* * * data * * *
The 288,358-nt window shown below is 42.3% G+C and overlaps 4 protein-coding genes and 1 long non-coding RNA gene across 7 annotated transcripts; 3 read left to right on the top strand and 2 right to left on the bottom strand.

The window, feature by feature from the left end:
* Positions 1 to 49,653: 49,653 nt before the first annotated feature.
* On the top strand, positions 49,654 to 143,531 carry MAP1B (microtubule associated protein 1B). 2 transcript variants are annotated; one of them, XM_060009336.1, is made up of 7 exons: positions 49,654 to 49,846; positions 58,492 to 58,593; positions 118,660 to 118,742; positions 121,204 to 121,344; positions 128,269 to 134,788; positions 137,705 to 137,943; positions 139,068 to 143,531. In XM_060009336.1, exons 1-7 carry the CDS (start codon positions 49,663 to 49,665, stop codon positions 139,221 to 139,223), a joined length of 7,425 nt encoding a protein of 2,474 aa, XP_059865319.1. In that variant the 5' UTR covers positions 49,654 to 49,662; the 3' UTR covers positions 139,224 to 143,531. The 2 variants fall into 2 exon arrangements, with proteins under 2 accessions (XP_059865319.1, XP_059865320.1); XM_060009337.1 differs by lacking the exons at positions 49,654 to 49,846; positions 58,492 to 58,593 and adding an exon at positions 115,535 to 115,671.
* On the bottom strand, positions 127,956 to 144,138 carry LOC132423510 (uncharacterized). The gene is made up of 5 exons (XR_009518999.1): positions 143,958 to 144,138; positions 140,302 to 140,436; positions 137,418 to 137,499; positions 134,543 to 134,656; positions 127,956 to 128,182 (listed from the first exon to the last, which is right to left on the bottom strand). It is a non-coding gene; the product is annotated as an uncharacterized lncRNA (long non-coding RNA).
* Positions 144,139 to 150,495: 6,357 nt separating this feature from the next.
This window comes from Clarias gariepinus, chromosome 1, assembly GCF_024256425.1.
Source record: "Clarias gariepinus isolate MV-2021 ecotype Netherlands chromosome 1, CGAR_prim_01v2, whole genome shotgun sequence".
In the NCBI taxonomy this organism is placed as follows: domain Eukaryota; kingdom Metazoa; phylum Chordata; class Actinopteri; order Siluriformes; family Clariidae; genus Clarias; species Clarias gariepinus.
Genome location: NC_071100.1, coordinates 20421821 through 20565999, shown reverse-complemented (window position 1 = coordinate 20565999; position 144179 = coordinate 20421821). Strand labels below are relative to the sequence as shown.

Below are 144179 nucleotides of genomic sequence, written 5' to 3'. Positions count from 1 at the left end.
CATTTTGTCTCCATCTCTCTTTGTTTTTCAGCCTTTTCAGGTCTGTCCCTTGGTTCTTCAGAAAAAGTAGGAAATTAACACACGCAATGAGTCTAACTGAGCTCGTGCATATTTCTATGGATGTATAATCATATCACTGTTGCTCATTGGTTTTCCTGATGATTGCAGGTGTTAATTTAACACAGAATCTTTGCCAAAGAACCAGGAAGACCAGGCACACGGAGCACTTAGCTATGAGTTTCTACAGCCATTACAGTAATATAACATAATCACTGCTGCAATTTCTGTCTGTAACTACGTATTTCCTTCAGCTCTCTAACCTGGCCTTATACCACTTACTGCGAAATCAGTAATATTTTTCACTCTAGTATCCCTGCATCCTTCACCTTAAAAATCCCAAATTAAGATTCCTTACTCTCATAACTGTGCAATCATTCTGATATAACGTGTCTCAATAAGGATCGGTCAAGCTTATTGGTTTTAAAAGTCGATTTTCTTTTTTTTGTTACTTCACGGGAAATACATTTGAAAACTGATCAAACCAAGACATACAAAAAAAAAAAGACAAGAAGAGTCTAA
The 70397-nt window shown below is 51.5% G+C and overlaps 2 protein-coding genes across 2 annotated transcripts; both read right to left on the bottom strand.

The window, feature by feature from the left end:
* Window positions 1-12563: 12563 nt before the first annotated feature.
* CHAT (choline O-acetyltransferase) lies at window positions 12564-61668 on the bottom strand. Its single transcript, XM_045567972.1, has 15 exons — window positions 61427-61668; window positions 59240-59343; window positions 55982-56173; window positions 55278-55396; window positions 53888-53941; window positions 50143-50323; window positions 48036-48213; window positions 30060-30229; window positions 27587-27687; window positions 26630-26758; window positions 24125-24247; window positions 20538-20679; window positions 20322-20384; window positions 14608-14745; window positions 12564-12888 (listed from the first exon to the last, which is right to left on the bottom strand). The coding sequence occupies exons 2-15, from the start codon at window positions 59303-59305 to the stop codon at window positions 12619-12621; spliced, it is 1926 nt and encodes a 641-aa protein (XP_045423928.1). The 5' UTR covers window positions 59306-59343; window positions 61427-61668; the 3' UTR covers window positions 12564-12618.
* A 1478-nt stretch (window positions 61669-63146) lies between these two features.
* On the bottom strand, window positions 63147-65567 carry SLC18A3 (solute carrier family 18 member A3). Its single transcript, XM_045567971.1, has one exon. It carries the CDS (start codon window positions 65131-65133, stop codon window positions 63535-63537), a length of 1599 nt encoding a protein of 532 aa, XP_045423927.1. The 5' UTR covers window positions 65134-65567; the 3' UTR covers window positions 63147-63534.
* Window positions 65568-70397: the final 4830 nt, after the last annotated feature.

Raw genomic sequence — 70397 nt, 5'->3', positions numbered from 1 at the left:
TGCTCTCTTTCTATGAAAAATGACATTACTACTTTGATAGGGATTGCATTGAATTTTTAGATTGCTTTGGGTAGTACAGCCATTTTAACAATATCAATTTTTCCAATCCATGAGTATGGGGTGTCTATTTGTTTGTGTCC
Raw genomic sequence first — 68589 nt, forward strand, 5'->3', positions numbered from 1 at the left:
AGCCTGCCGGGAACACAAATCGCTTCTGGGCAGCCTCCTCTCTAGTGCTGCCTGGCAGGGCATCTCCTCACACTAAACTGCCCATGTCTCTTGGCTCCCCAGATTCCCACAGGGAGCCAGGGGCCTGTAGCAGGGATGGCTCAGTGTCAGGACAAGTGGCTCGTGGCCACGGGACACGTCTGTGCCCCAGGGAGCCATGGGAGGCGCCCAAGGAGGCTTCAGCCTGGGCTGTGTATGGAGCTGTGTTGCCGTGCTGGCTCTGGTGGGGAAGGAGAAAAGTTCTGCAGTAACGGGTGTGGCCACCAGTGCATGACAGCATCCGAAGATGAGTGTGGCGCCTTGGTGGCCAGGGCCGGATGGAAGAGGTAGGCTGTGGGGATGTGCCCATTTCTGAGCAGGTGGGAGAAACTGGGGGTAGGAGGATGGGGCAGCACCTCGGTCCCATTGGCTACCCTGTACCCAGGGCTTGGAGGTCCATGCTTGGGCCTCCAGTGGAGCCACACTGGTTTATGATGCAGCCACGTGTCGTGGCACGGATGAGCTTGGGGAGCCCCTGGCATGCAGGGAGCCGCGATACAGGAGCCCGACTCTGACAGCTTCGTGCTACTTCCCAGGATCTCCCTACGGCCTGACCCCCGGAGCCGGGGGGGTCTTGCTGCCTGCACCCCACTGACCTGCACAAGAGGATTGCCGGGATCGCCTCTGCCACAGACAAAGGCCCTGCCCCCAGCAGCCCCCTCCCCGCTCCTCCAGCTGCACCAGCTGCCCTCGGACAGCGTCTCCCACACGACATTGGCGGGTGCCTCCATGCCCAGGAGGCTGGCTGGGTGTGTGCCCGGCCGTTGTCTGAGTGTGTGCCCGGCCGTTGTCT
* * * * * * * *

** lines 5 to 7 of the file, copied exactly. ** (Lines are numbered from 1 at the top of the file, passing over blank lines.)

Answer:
* On the bottom strand, positions 127,956 to 144,138 carry LOC132423510 (uncharacterized). The gene is made up of 5 exons (XR_009518999.1): positions 143,958 to 144,138; positions 140,302 to 140,436; positions 137,418 to 137,499; positions 134,543 to 134,656; positions 127,956 to 128,182 (listed from the first exon to the last, which is right to left on the bottom strand). It is a non-coding gene; the product is annotated as an uncharacterized lncRNA (long non-coding RNA).
* Positions 144,139 to 150,495: 6,357 nt separating this feature from the next.
This window comes from Clarias gariepinus, chromosome 1, assembly GCF_024256425.1.